I have spent the better part of this week terribly confused.
It began on Monday, when I saw Las Vegas gave Oklahoma 7.5 points.
Look, I get it. This is a Texas Longhorns focused website, so this won’t come across as a very objective think piece.
But for those of you choosing to use both sides of your brain today, give this article a second to breathe before you smother it with shouting and fist shaking.
While I still have your attention, let me just note that not only do I think Oklahoma is not the seventh best team in the nation, I think OU sucks.
And I don’t mean that in a fun, Texas-fight-song “Give ‘em Hell! Give ‘em Hell! OU Sucks!” type of way. No, I genuinely think the Oklahoma Sooners suck the same way Texas genuinely sucked when it played Maryland. Kyler Murray is an incredible talent, and he’s the sole reason more people don’t think Oklahoma sucks. God bless you, Kyler, said every Oklahoma fan who uses both sides of their brain.
Many of you probably think you’re going to scare me off this hill by tagging Cold Takes Exposed on Twitter, or by quoting this article and tweeting that I am a moron to each of your 41 followers. But on the contrary, I’m actually going to change your mind about this Oklahoma team everyone, including Vegas, which is usually on top of this sort of thing, seems to just adore.
Let’s begin with one quick note: If you think Oklahoma is the far superior football team, I’m not mad at you, I’m just very disappointed.
Oklahoma has not played a ranked opponent this season. The first five games for OU featured a win over a UCLA team that is still in search of its first victory, and an overtime thriller at home against Army.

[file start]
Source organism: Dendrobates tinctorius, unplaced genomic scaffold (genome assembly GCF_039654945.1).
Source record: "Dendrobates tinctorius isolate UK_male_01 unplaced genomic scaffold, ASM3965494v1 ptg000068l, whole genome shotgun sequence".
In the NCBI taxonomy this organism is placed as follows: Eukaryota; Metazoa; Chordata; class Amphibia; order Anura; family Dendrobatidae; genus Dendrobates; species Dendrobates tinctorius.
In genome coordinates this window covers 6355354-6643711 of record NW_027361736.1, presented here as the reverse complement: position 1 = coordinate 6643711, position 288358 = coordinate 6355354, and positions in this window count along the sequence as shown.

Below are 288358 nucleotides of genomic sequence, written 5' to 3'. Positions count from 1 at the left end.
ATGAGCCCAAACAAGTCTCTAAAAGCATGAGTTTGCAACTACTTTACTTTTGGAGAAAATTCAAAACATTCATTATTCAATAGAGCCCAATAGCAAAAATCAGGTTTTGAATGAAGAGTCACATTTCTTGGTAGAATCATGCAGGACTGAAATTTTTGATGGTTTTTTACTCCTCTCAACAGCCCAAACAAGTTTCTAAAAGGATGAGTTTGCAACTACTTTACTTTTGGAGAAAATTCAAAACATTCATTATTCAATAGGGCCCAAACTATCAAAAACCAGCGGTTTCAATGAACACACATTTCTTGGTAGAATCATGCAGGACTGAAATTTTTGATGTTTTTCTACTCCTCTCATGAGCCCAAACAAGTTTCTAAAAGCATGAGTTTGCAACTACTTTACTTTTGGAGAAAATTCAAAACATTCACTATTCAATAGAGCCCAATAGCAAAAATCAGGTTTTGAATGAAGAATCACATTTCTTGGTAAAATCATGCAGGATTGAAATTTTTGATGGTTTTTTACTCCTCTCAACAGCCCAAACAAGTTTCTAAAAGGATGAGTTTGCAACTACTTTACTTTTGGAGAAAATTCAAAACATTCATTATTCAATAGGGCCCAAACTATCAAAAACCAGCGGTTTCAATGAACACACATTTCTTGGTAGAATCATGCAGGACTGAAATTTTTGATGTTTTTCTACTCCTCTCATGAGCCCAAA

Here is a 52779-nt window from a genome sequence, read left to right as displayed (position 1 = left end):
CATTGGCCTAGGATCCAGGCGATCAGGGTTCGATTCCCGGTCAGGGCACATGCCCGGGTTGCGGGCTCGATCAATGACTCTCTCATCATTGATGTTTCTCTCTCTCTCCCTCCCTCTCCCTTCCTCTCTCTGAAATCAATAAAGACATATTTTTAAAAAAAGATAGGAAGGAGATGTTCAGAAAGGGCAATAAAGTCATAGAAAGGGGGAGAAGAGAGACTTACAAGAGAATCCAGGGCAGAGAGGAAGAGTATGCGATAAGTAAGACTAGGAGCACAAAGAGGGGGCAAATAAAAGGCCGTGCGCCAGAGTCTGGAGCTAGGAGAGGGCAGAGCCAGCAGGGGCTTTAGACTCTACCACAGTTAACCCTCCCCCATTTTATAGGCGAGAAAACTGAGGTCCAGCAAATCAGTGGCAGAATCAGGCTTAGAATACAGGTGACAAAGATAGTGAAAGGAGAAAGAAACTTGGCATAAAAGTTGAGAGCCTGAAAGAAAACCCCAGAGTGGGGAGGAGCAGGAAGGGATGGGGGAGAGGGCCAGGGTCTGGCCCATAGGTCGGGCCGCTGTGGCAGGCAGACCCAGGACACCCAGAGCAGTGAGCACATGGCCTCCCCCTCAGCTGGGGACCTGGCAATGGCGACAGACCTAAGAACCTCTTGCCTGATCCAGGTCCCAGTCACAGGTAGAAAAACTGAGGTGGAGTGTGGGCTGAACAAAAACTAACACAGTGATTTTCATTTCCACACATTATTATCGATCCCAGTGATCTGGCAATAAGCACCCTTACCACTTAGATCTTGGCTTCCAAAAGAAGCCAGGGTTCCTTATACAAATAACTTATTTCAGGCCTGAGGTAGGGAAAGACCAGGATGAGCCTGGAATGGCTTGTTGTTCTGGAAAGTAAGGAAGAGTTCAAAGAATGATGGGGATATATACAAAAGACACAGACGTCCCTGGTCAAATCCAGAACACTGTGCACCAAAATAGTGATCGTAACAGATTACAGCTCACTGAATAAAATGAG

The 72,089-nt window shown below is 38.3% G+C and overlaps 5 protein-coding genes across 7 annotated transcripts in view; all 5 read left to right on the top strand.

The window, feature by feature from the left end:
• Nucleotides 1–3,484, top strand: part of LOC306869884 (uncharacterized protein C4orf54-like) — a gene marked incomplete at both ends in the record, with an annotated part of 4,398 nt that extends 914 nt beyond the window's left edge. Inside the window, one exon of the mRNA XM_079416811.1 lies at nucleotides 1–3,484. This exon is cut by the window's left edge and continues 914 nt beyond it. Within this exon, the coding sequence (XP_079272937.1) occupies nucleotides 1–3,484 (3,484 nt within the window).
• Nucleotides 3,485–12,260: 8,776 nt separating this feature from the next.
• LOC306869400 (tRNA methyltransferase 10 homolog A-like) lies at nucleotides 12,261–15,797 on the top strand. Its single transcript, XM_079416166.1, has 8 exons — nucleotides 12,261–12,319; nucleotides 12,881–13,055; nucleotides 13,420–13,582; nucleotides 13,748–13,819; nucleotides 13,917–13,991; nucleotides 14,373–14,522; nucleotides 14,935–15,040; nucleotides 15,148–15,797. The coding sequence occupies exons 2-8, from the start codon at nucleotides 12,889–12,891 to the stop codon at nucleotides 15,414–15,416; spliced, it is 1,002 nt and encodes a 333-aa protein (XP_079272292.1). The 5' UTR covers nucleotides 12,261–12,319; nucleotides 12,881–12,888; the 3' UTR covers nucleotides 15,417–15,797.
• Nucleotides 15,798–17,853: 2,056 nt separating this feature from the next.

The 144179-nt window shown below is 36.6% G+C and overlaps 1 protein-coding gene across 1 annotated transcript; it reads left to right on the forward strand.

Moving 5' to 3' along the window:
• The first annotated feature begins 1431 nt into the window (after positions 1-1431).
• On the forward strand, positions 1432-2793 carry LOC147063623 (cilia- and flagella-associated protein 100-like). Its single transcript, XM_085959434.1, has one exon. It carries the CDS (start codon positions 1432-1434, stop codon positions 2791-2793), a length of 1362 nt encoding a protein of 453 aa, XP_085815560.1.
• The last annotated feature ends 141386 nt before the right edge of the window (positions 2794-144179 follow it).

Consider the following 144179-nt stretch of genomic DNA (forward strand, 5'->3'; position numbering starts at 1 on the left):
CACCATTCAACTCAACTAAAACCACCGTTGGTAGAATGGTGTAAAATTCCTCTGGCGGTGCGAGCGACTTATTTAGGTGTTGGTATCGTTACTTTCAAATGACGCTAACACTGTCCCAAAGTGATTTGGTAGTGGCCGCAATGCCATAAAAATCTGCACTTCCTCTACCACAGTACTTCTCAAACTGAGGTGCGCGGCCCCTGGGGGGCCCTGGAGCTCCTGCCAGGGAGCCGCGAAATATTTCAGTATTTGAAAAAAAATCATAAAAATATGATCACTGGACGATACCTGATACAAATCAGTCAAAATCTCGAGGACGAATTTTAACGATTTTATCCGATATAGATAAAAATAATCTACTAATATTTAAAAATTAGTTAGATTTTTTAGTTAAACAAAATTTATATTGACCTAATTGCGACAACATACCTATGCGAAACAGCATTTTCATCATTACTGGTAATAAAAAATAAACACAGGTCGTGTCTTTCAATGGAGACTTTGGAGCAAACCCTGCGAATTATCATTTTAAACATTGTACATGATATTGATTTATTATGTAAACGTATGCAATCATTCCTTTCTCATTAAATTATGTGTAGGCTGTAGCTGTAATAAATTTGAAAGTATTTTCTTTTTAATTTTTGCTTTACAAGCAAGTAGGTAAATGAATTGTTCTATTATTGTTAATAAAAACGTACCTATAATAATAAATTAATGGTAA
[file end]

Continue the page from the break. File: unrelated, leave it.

Quick recap on the second half of that sentence: Overtime is an additional period added to the end of a football game when both teams are tied at the end of regulation. Army is a service academy that is by no means a slouch opponent, but still should not be tied at the end of regulation, on the road, against a program like Oklahoma.
”Texas lost to Maryland! Again!”
There, I said it for you. Now, let’s move forward with this article.
Oklahoma is not a good football team because it has one of the most atrocious defensive units I have ever seen. Kyler Murray disguises this because he makes the offense so explosive and dangerous. For those of you who have been using both sides of your brain this season, none of this comes as news to you.
For the less fortunate, those of you who still struggle to understand that a square simply can’t fit inside of a circle, and humans, no matter how hard they try, God love ‘em, can’t lick their own elbows, here are some cold, hard facts to counter what I’m sure you think is a burning hot take.
Let’s empty the notebook, and then I’ll continue my sermon.
- No. 7 Oklahoma is ranked 90th in total defense, allowing roughly 405 yards per game. There are 129 Division I football programs.
- No. 7 Oklahoma is ranked 99th in total third down defense. There are 129 Division I football programs.
- No. 19 Texas is 54th in the nation third down offense, converting almost 50 percent of the time.
- No. 7 Oklahoma is 116th in the nation in first downs allowed. There are 129 Division I football programs. The 119 first downs allowed by Oklahoma’s defense is the worst in the Big 12. Kansas is in the Big 12.
- Texas has 111 first downs this season through five weeks.